Richard Goodley, CEO of retail software specialists Davidson Richards, explains how 'click and collect' services can help the SMB retailer remain competitive.
Keeping up with consumer demand – or, even better, keeping ahead of the game and presenting consumers with the services and products they want before they even realise they want them, is retail 101. Think Harry Gordon Selfridge.
One of the biggest causes of online shopping basket abandonment is delivery, it costs too much or will take too long. Mobile and the web are a given when it comes to the consumers path to purchase – buying online is standard practice and 78% of shoppers will research online before buying in-store. But, the delivery process is causing strife. 60% of online consumers experiencing problems (Which?) - be this a late or lost parcel, goods left out in the rain or the frustration of the 'sorry you were out' card. Consumers are demanding an alternative and click-and-collect fits the bill.
Method in the madness
The concept click-and-collect sounds somewhat counter-intuitive – the consumer buys online then takes the trip into town to collect the item themselves instead of relaxing at home, waiting for the postman to ring the bell. So what's going on?
Convenience and control are key with 91% of those using click-and-collect services citing guarantee that the product would be in-store and 87% citing the fact they could choose the time of the collection as reasons why they opted for the service. Busy professionals out at work all day and with limited time to go shopping as well as full-time parents who don't want to drag their children around stores or wait in for a delivery are feeling the benefits.
The 'always on' customer wants to be in control – browsing, buying, trying on, collecting, returning where they want, when they want.
Re-set point for retail
Although 1 in 6 shops are lying empty, with the right strategy retailers – and in particular the smaller retailers, whatever they are selling be it electrical, groceries, clothing or household goods - have the potential to 're-set' themselves and move forward. Introducing a click-and-collect scheme to meet the needs of the new omnichannel and 'omni-access' consumer is something they can easily integrate into their business model.
The big boys are already doing it. John Lewis, the upmarket department store chain, is a pioneer in this arena. Click-and-collect sales currently represent one-third of its online sales and over 8% of total sales. It has integrated its stores and two-thirds of the partnership's 300 Waitrose branches into its delivery network. It also plans to extend its empire to include thousands of corner shops.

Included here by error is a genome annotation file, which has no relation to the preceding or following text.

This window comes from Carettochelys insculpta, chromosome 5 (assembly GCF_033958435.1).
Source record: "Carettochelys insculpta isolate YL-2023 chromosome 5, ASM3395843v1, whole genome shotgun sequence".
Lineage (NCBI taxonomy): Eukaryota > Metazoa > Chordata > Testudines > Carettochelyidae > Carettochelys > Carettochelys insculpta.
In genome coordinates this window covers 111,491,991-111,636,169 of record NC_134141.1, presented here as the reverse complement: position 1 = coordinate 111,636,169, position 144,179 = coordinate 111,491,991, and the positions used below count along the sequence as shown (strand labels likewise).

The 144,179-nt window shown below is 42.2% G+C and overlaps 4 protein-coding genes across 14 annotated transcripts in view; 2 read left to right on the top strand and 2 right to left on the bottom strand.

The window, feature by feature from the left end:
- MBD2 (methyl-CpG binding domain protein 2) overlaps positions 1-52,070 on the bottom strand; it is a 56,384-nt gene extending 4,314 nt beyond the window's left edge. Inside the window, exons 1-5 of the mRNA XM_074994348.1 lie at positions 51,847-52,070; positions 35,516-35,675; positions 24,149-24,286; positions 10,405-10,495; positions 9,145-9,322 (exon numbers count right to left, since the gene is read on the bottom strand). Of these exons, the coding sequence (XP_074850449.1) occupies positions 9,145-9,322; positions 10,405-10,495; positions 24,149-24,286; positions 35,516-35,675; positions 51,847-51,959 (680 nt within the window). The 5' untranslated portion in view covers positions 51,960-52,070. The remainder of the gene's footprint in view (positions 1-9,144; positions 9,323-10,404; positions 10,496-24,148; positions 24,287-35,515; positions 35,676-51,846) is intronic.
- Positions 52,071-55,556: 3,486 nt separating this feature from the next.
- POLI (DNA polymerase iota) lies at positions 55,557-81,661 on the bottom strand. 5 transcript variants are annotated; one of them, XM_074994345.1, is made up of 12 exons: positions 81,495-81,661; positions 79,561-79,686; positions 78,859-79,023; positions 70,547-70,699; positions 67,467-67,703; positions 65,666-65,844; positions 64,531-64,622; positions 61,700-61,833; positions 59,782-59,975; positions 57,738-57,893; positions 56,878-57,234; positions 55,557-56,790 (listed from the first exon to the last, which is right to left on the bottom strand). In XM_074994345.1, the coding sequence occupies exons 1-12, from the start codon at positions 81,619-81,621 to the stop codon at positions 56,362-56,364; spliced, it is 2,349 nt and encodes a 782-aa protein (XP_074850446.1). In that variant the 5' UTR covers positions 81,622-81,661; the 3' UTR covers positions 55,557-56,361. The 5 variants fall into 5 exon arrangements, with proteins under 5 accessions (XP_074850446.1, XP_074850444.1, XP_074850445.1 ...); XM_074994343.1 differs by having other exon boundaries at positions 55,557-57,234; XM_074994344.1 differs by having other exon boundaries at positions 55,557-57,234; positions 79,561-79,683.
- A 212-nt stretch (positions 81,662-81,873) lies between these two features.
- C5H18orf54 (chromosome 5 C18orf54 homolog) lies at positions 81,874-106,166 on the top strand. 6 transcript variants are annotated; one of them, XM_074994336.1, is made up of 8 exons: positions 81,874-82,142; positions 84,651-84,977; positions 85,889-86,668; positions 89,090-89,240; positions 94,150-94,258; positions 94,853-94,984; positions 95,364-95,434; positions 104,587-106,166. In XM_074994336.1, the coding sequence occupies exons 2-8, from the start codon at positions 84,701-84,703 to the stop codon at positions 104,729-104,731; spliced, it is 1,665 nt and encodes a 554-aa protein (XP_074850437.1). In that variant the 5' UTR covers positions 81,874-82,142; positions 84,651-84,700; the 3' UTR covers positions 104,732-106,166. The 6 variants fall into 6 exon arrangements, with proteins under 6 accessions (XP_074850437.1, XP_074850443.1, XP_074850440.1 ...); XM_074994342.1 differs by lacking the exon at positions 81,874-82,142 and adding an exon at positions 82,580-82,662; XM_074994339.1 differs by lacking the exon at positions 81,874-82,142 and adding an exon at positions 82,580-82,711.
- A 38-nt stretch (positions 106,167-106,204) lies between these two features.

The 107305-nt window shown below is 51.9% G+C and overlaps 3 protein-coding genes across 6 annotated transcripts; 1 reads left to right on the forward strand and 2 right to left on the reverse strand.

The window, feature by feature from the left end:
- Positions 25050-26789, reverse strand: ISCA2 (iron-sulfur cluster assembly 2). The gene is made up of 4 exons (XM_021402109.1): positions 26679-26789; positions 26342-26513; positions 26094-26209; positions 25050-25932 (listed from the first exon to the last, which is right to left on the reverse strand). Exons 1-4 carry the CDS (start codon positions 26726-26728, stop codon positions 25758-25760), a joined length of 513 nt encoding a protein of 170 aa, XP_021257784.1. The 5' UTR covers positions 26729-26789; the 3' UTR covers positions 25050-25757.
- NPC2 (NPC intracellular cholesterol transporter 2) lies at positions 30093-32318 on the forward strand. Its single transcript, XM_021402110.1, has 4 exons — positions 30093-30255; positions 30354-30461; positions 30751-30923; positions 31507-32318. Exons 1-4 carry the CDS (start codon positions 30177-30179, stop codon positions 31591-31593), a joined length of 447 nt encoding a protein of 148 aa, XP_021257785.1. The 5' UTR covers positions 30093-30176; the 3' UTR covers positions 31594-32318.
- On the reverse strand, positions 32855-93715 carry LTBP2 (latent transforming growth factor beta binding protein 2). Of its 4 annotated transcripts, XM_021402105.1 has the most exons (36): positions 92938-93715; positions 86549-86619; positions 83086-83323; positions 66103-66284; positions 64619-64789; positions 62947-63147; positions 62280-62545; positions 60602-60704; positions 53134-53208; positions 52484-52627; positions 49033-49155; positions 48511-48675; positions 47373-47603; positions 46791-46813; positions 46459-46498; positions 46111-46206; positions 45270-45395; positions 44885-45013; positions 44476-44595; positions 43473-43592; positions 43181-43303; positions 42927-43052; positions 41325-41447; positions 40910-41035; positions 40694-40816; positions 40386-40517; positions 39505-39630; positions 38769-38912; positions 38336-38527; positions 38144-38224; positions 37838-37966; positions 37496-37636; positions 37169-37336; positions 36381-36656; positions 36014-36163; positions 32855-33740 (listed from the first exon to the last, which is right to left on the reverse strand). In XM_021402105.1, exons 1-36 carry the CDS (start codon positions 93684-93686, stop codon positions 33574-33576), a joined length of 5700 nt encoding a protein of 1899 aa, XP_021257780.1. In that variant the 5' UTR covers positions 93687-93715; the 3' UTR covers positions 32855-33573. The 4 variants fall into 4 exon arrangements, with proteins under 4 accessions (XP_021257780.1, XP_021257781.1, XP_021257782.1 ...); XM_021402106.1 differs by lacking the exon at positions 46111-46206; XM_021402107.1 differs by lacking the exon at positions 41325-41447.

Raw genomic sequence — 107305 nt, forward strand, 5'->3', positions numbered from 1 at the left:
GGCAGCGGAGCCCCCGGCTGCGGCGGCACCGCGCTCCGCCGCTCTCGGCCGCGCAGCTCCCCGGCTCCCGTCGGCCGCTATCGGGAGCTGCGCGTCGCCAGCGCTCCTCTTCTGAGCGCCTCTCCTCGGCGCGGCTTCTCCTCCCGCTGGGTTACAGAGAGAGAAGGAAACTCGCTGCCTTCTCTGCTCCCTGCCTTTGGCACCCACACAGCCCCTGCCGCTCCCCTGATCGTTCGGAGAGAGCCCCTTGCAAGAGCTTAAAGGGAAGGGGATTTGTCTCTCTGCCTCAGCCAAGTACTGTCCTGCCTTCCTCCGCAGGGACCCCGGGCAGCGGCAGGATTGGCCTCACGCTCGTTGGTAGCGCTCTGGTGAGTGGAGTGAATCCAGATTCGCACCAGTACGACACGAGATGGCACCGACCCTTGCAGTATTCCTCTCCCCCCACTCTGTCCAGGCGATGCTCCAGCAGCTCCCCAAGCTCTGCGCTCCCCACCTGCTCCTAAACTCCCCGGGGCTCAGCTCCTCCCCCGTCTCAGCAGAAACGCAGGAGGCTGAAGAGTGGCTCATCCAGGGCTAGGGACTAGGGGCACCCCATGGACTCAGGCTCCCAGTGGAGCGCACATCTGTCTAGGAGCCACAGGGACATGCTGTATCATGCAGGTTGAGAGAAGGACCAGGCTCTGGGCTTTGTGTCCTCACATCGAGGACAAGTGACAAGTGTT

The future for small and medium-sized retailers lies in the cloud
Click-and-collect and in-store 'experiences' are being pioneered by the heavy-weights, leaving many SMB retailers with smaller budgets feeling daunted.
There are cost-effective options available for small and medium sized retailers that allow them to offer an omnichannel experience and click-and-collect services. The answer lies in the cloud.
Analysts agree that the hype surrounding the cloud is now being exchanged for the realisation that it provides very real benefits that could not be enjoyed without it. For small and mid-sized retailers, cloud-based retail solutions are enabling them to implement click-and-collect services, seamless omnichannel strategies and manage all retail operations from anywhere, at any-time.
With a cloud-based solution, capital expenditure involved in set-up, implementation and running costs is dramatically reduced. Cost and hassle of implementation is further reduced if the solution is open and ready to connect to 3rd party business applications and sales channels, meaning there is a reduced need to 'rip out and replace' existing investments. The nature of the cloud means that all retail operational data can be collated in real-time, allowing all aspects of retail operations, including click-and-collect services, to be managed with precision.
Large scale retailers will throw budget and resources at click-and-collect services. But new technologies are giving SMBs every opportunity to remain competitive and stay successful in their markets on a more restricted budget by making use of the technology available.
Our own cloud-based OpSuite retail solution, which enables retailers with one to one hundred plus outlets to manage their entire retail operations, and integrate a 'click and collect' service, is one such option.
What of bricks and mortar?
SMBs don't have to go all the way like the seriously upmarket luxury retailer Burberry in its Regent Street based flagship store. Here the floor space exists to offer a consumer experience. It's a place where digital meets physical – customers can try on clothes in front of a mirror that transforms into a screen, watch how the item was made and what it looks like on the catwalk against a backdrop of live music and hologram runway shows.
But the message should not be lost for the SMB. The store is fast becoming an experience that complements the online and mobile one, rather than vice-versa. Customers come in to collect, return, look, try and touch but not necessarily buy. SMBs can offer just that.